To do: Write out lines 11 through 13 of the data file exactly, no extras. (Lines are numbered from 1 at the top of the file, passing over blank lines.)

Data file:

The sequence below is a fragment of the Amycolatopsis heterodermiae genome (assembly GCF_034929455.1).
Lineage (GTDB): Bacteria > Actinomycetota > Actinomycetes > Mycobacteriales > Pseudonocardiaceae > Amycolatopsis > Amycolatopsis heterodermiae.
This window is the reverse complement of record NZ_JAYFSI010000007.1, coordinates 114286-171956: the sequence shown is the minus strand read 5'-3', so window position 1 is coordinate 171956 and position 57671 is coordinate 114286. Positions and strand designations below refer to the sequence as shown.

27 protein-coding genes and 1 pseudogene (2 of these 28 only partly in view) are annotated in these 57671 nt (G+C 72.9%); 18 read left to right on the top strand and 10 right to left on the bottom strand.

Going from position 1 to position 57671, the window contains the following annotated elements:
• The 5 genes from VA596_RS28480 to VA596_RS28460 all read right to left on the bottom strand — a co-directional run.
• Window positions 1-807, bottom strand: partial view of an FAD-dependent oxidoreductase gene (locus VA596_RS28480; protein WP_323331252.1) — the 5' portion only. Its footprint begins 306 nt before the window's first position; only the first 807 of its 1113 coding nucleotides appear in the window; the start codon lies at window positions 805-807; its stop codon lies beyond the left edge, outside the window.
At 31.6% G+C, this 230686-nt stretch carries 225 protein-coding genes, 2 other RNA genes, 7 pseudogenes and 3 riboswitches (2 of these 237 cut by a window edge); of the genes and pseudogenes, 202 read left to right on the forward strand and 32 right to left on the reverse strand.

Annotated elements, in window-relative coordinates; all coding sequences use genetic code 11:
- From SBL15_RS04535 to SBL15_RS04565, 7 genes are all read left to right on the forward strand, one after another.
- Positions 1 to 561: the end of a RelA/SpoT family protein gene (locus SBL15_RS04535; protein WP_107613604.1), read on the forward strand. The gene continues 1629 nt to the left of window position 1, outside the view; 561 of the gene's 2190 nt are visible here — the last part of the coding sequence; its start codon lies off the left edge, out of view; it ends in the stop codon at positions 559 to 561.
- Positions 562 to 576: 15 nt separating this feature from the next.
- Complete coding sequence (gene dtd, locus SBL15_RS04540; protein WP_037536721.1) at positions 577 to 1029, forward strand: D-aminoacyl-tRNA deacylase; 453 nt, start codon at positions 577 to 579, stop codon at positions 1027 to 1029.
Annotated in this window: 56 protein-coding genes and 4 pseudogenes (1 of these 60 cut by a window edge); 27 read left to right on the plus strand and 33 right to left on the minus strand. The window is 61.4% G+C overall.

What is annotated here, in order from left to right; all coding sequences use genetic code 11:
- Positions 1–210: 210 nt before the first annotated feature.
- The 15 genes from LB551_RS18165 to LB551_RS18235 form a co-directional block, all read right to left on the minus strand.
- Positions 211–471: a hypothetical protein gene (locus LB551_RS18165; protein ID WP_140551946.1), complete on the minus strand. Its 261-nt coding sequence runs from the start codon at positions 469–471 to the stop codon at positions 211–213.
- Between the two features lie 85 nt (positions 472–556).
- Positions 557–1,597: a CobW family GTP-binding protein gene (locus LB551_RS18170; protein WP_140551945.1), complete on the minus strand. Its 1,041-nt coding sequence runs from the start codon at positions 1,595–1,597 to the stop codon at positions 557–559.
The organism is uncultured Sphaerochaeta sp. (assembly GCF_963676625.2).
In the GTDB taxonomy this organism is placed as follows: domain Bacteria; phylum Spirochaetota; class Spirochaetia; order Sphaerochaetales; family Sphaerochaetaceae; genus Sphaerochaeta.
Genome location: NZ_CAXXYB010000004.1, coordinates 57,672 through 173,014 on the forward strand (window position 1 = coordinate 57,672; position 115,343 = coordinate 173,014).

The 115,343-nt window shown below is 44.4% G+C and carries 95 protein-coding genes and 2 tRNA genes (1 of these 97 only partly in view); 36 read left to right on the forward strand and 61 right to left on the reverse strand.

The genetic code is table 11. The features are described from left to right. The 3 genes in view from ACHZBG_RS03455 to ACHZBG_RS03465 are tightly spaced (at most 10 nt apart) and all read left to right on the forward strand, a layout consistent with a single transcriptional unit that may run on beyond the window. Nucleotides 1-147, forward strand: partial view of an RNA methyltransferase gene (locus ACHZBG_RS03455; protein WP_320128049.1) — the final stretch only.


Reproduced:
- Positions 1 to 561: the end of a RelA/SpoT family protein gene (locus SBL15_RS04535; protein WP_107613604.1), read on the forward strand. The gene continues 1629 nt to the left of window position 1, outside the view; 561 of the gene's 2190 nt are visible here — the last part of the coding sequence; its start codon lies off the left edge, out of view; it ends in the stop codon at positions 559 to 561.
- Positions 562 to 576: 15 nt separating this feature from the next.
- Complete coding sequence (gene dtd, locus SBL15_RS04540; protein WP_037536721.1) at positions 577 to 1029, forward strand: D-aminoacyl-tRNA deacylase; 453 nt, start codon at positions 577 to 579, stop codon at positions 1027 to 1029.